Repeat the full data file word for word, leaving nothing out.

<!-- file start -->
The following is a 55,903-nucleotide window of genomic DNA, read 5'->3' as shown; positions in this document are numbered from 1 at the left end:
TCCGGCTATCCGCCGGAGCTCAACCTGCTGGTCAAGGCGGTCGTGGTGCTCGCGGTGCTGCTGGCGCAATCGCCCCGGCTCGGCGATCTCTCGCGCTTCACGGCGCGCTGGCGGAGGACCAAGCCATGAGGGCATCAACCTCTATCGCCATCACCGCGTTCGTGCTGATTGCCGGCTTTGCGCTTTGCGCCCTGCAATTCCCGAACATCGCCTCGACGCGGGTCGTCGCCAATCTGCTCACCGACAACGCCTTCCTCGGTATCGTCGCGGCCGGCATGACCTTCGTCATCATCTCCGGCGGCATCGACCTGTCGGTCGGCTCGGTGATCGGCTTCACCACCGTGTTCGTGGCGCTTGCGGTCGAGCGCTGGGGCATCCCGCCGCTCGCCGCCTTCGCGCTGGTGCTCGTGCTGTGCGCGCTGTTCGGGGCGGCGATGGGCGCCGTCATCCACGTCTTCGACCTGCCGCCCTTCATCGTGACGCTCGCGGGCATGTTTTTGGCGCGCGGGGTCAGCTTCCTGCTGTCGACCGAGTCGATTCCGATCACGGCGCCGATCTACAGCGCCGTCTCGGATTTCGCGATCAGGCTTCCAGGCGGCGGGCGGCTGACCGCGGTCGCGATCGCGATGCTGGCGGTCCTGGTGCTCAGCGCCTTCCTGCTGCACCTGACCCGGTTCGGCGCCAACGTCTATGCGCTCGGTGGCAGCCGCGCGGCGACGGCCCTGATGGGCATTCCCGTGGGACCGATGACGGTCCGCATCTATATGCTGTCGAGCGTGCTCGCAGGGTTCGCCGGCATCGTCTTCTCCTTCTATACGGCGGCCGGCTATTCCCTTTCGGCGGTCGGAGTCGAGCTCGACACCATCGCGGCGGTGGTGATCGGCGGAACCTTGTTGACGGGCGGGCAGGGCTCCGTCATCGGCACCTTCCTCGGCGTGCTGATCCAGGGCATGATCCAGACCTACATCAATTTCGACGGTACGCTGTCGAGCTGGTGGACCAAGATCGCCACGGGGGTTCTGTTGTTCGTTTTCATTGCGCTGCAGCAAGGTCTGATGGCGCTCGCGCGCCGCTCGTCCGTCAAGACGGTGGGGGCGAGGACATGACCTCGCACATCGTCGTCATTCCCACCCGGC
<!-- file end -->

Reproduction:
The following is a 55,903-nucleotide window of genomic DNA, read 5'->3' as shown; positions in this document are numbered from 1 at the left end:
TCCGGCTATCCGCCGGAGCTCAACCTGCTGGTCAAGGCGGTCGTGGTGCTCGCGGTGCTGCTGGCGCAATCGCCCCGGCTCGGCGATCTCTCGCGCTTCACGGCGCGCTGGCGGAGGACCAAGCCATGAGGGCATCAACCTCTATCGCCATCACCGCGTTCGTGCTGATTGCCGGCTTTGCGCTTTGCGCCCTGCAATTCCCGAACATCGCCTCGACGCGGGTCGTCGCCAATCTGCTCACCGACAACGCCTTCCTCGGTATCGTCGCGGCCGGCATGACCTTCGTCATCATCTCCGGCGGCATCGACCTGTCGGTCGGCTCGGTGATCGGCTTCACCACCGTGTTCGTGGCGCTTGCGGTCGAGCGCTGGGGCATCCCGCCGCTCGCCGCCTTCGCGCTGGTGCTCGTGCTGTGCGCGCTGTTCGGGGCGGCGATGGGCGCCGTCATCCACGTCTTCGACCTGCCGCCCTTCATCGTGACGCTCGCGGGCATGTTTTTGGCGCGCGGGGTCAGCTTCCTGCTGTCGACCGAGTCGATTCCGATCACGGCGCCGATCTACAGCGCCGTCTCGGATTTCGCGATCAGGCTTCCAGGCGGCGGGCGGCTGACCGCGGTCGCGATCGCGATGCTGGCGGTCCTGGTGCTCAGCGCCTTCCTGCTGCACCTGACCCGGTTCGGCGCCAACGTCTATGCGCTCGGTGGCAGCCGCGCGGCGACGGCCCTGATGGGCATTCCCGTGGGACCGATGACGGTCCGCATCTATATGCTGTCGAGCGTGCTCGCAGGGTTCGCCGGCATCGTCTTCTCCTTCTATACGGCGGCCGGCTATTCCCTTTCGGCGGTCGGAGTCGAGCTCGACACCATCGCGGCGGTGGTGATCGGCGGAACCTTGTTGACGGGCGGGCAGGGCTCCGTCATCGGCACCTTCCTCGGCGTGCTGATCCAGGGCATGATCCAGACCTACATCAATTTCGACGGTACGCTGTCGAGCTGGTGGACCAAGATCGCCACGGGGGTTCTGTTGTTCGTTTTCATTGCGCTGCAGCAAGGTCTGATGGCGCTCGCGCGCCGCTCGTCCGTCAAGACGGTGGGGGCGAGGACATGACCTCGCACATCGTCGTCATTCCCACCCGGC